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Pairing Bearded Vultures in captivity: adult male transferred from Bulgaria to be paired in Vallcalent, Spain 

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Bearded Vulture male transferred from Bulgaria to Vallcalent, in the arms of Àlex Llopis, Coordinator of the Specialised Breeding Unit © Green Balkans and VCF

From Bulgaria to Spain, an adult male Bearded Vulture (Gypaetus barbatus) arrived safely last week at the Specialised Bearded Vulture Breeding Unit located within Vallcalent’s wildlife centre, managed by us at the Vulture Conservation Foundation (VCF). Over the last four years, the male lived in the Bulgarian NGO Green Balkans Wildlife Rehabilitation and Breeding Centre, and became recently a widower. The bird will now be paired with a female Bearded Vulture in Vallcalent. Will they bond? 

 Adult male Bearded Vulture transferred from Bulgaria  

The male Bearded Vulture BG 1035, hatched in captivity in Liberec Zoo in 2019, descends from an old breeding pair, holding a genetic heritage of 12.5% from the Crete population and 87.5% from the Asian.  The bird was transferred to the Green Balks Wildlife Rehabilitation and Breeding Centre when he was only a few months old. The male bird spent his last four years growing strong under the attentive care of the Green Balkans’ veterinary team and was paired with the female BG956. Unfortunately, the female died in August 2022 due to air sacks infection. 

Bearded Vulture male transferred from Bulgaria to Vallcalent © Green Balkans and VCF

Male will be paired in Vallcalent  

Pair bonding with adult birds is risky, as sometimes partners can become aggressive towards each other. As an opportunity to pair him again, the bird was transferred to one of the specialised breeding centres, for their extensive experience in dealing with difficult bondings. Vallcalent was the chosen captive-breeding centre to try pairing the bird with an older female.

The future female comes from Montowl, BG 620, born in 2010 in the Guadalentín specialised breeding centre. She also holds an essential genetic heritage, 100% from Asia. There are only three descendants of her father, BG172, one male and two females. The father, BG172, was the only descendant of a founder male BG031. 

Last veterinary check-up of the Bearded Vulture transferred from Bulgaria to Vallcalent © Green Balkans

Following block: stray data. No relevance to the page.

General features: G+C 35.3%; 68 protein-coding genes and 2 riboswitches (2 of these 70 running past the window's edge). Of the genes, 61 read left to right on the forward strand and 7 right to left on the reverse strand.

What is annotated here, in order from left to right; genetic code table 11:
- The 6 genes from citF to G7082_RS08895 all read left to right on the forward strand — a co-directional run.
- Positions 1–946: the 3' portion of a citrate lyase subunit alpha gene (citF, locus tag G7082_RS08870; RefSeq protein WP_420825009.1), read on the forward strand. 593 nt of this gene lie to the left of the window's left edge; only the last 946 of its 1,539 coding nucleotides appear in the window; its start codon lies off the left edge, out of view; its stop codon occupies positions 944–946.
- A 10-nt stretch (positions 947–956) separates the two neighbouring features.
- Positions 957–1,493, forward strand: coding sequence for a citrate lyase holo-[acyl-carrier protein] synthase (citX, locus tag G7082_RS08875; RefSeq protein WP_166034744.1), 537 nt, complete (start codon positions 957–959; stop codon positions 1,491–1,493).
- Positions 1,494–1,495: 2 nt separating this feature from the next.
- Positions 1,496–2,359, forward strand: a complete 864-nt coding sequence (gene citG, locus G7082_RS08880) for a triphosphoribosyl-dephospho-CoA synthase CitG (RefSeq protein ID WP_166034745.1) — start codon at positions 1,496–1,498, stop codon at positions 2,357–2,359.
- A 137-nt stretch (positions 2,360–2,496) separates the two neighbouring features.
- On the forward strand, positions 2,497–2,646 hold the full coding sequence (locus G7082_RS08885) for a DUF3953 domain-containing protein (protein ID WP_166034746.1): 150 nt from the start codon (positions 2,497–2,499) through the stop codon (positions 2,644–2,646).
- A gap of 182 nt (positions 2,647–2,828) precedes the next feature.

The Green Balkans will receive a juvenile pair 

In exchange for the male, the Green Balkans will receive a Bearded Vulture pair hatched in captivity this year in Richard-Faust Zentrum (RFZ), BG 1170 x BG 1187. The transference of the pair is organised within the Life for the Bearded Vulture project, which has recently kicked off in Bulgaria. A seven-year project that will restore the former range of Bearded and Cinereous Vulture populations in the Balkans and help the genetic flow between Western Europe, Africa and Asia. Read more about the project here.  

Pair bonding within the Bearded Vulture Captive-breeding Network (EEP) 

Pairing Bearded Vultures in captivity is a science as much of an art. Àlex Llópis, VCF’s captive-breeding programme coordinator, is responsible for keeping track of the existing pairs and creating new bonds within the Bearded Vulture Captive-breeding Network (Bearded Vulture EEP).  

The network has 182 Bearded Vultures held captive in 40 different institutions, from Zoos to specialised breeding centres like Vallcalent. The VCF coordinates it on behalf of EAZA’s Ex-Situ Programme. Every season, Àlex finds the right match between experienced adults whose partner passed away, individuals who did not pair successfully, the new juveniles born this year that are held captive, and irrecoverable birds from the wild that have eventually joined the network.  

Establishing new breeding pairs 

According to Àlex, the success of pairing Bearded Vultures depends on several factors. They are long-lived species and take up to 7 to 9 years to reach sexual maturity. Males, for instance, tend to be ready to mate before females, which sometimes poses a problem.  If a pair is established and the male reaches sexual maturity before the female, she can become aggressive towards the male and cause him injuries. In these cases, the bonding is broken; usually, the birds must be paired with other individuals. Therefore, Àlex tries to guarantee that females are 1 or 2 years older than males.  

The breeding season is starting at Vallcalent 

He hope the new pair will bond and follow the steps of the other breeding pairs established in Vallcalent. The new breeding season is starting, and five pairs at Vallcalent started building their nests. Until this moment, no mating was seen. Follow up the news on our social media channels and get the latest news on your inbox.

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